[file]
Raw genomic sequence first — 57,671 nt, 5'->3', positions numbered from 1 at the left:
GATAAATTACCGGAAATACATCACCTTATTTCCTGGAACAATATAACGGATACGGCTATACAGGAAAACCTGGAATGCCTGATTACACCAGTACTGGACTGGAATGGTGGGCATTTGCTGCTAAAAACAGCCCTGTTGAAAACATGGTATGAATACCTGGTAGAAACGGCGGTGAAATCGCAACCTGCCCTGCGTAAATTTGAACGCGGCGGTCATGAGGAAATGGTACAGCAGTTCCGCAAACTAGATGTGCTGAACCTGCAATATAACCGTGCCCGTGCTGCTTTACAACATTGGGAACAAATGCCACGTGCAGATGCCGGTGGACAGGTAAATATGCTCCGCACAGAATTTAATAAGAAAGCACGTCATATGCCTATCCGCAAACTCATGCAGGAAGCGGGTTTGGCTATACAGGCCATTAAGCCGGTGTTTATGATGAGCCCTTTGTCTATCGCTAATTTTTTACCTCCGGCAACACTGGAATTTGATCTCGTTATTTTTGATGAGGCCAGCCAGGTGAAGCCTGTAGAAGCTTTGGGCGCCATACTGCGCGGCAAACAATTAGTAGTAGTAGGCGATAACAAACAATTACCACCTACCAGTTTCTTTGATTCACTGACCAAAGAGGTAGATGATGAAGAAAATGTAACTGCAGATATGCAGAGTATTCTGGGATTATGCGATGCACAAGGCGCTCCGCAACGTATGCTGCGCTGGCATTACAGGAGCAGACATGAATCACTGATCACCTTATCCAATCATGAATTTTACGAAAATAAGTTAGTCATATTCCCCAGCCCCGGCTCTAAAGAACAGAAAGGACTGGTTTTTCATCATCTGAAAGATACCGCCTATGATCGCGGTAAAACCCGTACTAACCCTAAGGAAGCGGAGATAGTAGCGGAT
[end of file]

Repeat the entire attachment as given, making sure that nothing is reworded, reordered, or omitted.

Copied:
Raw genomic sequence first — 57,671 nt, 5'->3', positions numbered from 1 at the left:
GATAAATTACCGGAAATACATCACCTTATTTCCTGGAACAATATAACGGATACGGCTATACAGGAAAACCTGGAATGCCTGATTACACCAGTACTGGACTGGAATGGTGGGCATTTGCTGCTAAAAACAGCCCTGTTGAAAACATGGTATGAATACCTGGTAGAAACGGCGGTGAAATCGCAACCTGCCCTGCGTAAATTTGAACGCGGCGGTCATGAGGAAATGGTACAGCAGTTCCGCAAACTAGATGTGCTGAACCTGCAATATAACCGTGCCCGTGCTGCTTTACAACATTGGGAACAAATGCCACGTGCAGATGCCGGTGGACAGGTAAATATGCTCCGCACAGAATTTAATAAGAAAGCACGTCATATGCCTATCCGCAAACTCATGCAGGAAGCGGGTTTGGCTATACAGGCCATTAAGCCGGTGTTTATGATGAGCCCTTTGTCTATCGCTAATTTTTTACCTCCGGCAACACTGGAATTTGATCTCGTTATTTTTGATGAGGCCAGCCAGGTGAAGCCTGTAGAAGCTTTGGGCGCCATACTGCGCGGCAAACAATTAGTAGTAGTAGGCGATAACAAACAATTACCACCTACCAGTTTCTTTGATTCACTGACCAAAGAGGTAGATGATGAAGAAAATGTAACTGCAGATATGCAGAGTATTCTGGGATTATGCGATGCACAAGGCGCTCCGCAACGTATGCTGCGCTGGCATTACAGGAGCAGACATGAATCACTGATCACCTTATCCAATCATGAATTTTACGAAAATAAGTTAGTCATATTCCCCAGCCCCGGCTCTAAAGAACAGAAAGGACTGGTTTTTCATCATCTGAAAGATACCGCCTATGATCGCGGTAAAACCCGTACTAACCCTAAGGAAGCGGAGATAGTAGCGGAT